Imperial progress on the fronts of slavery, poverty and colonialism was conceptualized by agents operating across their narrowly defined boundaries using an intellectual and linguistic repertoire forged from the transformation in human consciousness that occurred late in the eighteenth century. Structural barriers were perceived, but these tended to assume less significance than the threats posed by the persistence of paupers and colonial subjects. How these threats were constructed discursively in the long nineteenth century as a means of understanding and hence controlling them is addressed. This chapter focuses on the problem of metropolitan poverty. Reasonably secure understanding of its structural underpinnings in the modern era can append the complex epistemology of the eighteenth and nineteenth century.
Gladstone's Government established a temporary military occupation of Egypt to ensure the victory at Tel-el-Kebir. Egypt employed a retired British officer, Lieutenant-General William Hicks, to lead an army of 11,000 men against the Mahdists, an offensive that ended in spectacular failure on the plain of Shaykan, near El Obeid, where his army was annihilated with only a few hundred survivors. Gladstone's cabinet wanted to evacuate the Egyptian garrisons from the Sudan as the rebels threatened further towns, including Khartoum. Gladstone reluctantly agreed to send a British relief force to Tokar. The ensuing campaign was extremely brief, but represented the first encounter of British forces with the Mahdists and their first experience of campaigning in the eastern Sudan. Some 4,000 men, drawn from the garrisons in Egypt, Aden and India, served under Sir Gerald Graham, VC. They comprised two brigades of infantry, including a body of Royal Marine Light Infantry, a cavalry brigade under Colonel Herbert Stewart, and a naval detachment operating three Gatling and three Gardner machine-guns.
This book focuses on the ways in which the British settler colonies of Australia, Canada, New Zealand and South Africa treated indigenous peoples in relation to political rights, commencing with the imperial policies of the 1830s and ending with the national political settlements in place by 1910. Drawing on a wide range of sources, its comparative approach provides an insight into the historical foundations of present-day controversies in these settler societies.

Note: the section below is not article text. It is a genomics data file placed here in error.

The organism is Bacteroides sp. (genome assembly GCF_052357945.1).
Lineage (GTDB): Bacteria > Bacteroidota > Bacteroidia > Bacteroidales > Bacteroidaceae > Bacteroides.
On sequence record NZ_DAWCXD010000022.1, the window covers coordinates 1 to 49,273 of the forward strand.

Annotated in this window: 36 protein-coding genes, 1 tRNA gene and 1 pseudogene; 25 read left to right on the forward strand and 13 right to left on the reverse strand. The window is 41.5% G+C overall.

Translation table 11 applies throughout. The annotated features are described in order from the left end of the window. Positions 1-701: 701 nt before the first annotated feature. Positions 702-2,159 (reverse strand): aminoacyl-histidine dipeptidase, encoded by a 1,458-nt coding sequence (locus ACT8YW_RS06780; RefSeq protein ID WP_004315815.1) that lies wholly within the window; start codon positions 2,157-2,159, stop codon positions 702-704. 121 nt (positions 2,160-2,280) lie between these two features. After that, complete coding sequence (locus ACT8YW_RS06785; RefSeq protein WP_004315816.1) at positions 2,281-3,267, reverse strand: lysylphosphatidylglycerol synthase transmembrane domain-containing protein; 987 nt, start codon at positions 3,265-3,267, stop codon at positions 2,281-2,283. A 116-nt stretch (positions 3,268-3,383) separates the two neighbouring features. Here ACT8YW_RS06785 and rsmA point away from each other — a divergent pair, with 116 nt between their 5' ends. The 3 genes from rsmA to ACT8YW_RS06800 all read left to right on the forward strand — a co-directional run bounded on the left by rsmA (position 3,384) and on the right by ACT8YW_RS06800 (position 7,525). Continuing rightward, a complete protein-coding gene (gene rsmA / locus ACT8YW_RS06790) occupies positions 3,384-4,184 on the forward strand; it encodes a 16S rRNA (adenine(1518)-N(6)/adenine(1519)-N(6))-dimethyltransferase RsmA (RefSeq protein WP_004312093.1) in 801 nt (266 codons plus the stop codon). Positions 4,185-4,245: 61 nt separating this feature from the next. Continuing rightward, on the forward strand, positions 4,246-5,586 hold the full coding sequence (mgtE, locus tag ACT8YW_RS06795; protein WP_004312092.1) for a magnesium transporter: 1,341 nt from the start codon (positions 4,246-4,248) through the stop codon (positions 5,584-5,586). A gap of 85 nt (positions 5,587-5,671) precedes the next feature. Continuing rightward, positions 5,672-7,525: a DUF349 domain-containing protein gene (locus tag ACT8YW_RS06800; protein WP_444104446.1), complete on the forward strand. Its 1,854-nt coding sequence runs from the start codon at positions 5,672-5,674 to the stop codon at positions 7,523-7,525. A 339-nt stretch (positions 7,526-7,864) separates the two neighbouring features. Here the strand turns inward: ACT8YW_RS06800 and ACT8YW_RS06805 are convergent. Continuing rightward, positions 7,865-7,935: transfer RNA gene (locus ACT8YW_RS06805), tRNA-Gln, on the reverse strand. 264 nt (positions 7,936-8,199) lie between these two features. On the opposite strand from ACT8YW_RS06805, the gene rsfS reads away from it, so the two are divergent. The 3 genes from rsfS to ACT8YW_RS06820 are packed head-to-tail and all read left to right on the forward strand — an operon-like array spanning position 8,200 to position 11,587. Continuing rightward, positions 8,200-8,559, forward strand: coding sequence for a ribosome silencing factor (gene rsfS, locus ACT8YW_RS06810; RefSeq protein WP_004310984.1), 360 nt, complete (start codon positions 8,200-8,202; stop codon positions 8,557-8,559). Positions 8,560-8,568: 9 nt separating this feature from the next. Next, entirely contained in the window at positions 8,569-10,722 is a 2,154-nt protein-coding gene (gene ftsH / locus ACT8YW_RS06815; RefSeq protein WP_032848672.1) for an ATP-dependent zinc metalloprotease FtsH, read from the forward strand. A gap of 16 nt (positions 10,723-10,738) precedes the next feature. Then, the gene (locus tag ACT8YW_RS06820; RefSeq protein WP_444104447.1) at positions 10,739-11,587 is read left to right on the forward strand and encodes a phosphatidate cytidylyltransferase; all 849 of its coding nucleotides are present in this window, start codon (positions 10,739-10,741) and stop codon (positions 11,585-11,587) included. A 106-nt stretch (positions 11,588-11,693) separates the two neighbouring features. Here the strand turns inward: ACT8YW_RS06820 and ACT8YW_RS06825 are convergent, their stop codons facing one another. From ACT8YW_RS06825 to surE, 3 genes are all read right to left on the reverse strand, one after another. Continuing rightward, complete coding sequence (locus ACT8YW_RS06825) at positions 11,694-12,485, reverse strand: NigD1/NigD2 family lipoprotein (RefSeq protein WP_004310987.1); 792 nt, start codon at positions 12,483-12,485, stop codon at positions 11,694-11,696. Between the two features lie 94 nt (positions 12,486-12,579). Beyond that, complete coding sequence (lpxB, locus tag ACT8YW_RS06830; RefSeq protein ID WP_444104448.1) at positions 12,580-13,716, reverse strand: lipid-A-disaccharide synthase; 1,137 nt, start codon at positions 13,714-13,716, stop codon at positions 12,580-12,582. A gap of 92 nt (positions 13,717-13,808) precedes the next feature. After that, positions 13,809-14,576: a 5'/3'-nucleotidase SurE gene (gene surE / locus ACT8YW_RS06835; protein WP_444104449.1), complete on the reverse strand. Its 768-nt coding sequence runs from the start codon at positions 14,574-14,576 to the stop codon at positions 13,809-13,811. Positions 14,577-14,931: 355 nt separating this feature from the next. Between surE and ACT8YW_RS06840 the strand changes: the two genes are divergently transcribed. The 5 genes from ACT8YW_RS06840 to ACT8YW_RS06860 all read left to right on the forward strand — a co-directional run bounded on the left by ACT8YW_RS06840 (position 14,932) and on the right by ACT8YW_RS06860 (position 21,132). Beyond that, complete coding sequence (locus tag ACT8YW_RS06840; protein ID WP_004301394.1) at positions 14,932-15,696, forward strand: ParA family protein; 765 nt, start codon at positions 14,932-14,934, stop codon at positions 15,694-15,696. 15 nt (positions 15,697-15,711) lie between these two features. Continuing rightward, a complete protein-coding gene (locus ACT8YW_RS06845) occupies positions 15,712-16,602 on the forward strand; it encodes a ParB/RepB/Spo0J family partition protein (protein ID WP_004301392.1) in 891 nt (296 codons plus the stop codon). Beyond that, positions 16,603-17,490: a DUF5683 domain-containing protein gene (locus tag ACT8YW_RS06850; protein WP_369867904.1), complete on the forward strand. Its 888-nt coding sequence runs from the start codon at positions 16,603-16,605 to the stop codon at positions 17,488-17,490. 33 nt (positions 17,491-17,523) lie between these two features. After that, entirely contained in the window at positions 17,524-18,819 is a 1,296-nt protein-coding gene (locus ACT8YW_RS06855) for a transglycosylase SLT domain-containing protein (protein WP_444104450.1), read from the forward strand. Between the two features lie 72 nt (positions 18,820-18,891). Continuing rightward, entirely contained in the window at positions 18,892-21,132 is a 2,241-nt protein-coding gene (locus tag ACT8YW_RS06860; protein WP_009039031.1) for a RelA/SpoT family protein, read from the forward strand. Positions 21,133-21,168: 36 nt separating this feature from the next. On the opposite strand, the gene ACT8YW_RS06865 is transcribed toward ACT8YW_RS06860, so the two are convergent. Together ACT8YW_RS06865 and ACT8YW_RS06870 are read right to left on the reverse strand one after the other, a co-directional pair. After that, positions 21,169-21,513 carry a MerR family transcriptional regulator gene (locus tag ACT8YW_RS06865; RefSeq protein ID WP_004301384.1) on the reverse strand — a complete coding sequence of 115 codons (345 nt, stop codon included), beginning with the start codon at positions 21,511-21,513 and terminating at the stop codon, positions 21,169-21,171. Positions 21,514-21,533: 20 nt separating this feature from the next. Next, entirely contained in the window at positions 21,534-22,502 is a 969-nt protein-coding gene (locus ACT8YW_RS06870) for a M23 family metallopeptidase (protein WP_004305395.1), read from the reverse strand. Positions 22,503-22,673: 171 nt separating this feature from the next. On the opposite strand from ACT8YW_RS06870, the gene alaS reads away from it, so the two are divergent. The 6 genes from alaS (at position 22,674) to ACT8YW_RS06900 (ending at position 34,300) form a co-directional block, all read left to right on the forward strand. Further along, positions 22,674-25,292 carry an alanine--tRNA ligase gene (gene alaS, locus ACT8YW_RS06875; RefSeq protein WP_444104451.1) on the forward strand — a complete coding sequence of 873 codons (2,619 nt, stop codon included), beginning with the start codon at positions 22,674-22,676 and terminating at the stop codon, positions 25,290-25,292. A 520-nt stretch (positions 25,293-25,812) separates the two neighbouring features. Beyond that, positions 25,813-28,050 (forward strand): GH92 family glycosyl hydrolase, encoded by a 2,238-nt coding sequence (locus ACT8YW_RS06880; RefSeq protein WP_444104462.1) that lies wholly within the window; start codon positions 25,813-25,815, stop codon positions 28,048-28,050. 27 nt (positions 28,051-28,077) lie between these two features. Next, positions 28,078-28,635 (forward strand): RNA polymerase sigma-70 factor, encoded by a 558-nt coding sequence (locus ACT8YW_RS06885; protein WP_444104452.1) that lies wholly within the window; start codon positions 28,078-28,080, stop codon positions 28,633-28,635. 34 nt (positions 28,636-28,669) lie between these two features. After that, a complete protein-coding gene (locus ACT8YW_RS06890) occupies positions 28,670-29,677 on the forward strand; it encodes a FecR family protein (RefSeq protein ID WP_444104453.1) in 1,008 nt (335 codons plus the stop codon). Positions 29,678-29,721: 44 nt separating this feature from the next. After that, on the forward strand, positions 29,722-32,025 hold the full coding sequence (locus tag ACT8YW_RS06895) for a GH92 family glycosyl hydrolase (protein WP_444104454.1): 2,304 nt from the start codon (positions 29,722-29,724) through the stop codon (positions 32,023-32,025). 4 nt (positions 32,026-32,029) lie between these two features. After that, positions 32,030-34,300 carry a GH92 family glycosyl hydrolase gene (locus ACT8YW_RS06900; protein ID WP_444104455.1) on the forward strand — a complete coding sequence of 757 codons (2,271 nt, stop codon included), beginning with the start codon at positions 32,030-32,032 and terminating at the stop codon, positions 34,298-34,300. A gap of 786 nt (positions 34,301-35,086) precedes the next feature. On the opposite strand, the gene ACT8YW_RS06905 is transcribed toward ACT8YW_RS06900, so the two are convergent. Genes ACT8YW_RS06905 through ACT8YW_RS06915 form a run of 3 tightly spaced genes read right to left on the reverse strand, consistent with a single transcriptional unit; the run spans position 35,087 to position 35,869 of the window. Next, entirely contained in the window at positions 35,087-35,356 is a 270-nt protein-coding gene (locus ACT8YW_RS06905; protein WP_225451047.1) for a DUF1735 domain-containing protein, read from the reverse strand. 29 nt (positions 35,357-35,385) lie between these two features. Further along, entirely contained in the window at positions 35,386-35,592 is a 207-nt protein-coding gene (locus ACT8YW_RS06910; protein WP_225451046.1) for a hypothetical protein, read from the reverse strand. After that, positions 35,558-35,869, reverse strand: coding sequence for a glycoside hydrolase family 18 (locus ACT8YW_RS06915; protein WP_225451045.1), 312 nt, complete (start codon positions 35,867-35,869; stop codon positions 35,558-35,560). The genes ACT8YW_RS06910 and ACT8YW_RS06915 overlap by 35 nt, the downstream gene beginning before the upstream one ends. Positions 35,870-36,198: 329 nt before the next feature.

Empire, migration and the 1928 English Schoolgirl Tour
This chapter focuses on the lengths to which the IODE would go to produce a Canada that emulated Britain, with a case study of the 1928 English Schoolgirl Tour of Canada. The IODE placed high hopes that, on a micro level, the tour would directly encourage British migration to Canada, and collaborated with the Society for the Oversea Settlement of British Women (SOSBW) in this impressive cross-Canada tour. The itinerary formed a narrative of superior British-based culture, economy and politics in a modern resource-rich, technologically advanced, democratic Canadian nation. The tour captured a 1928 moment in the narrative of hegemonic Anglo-Canada. As a result of this tour, the 1920s saw nationalism and imperialism modernise, with the schoolgirls' experiences tied up in an era of technological improvement.
Through a study of the British Empire's largest women's patriotic organisation, formed in 1900 and still in existence, this book examines the relationship between female imperialism and national identity. It throws light on women's involvement in imperialism; on the history of ‘conservative’ women's organisations; on women's interventions in debates concerning citizenship and national identity; and on the history of women in white settler societies. After placing the Imperial Order Daughters of the Empire (IODE) in the context of recent scholarly work in Canadian, gender and imperial history, and post-colonial theory, the book follows the IODE's history through the twentieth century. Chapters focus upon the IODE's attempts to create a British Canada through its maternal feminist work in education, health, welfare and citizenship. In addition, the book reflects on the IODE's responses to threats to Anglo-Canadian hegemony posed by immigration, World Wars and Communism, and examines the complex relationship between imperial loyalty and settler nationalism. Tracing the organisation into the postcolonial era, where previous imperial ideas are outmoded, it considers the transformation from patriotism to charity, and the turn to colonisation at home in the Canadian North.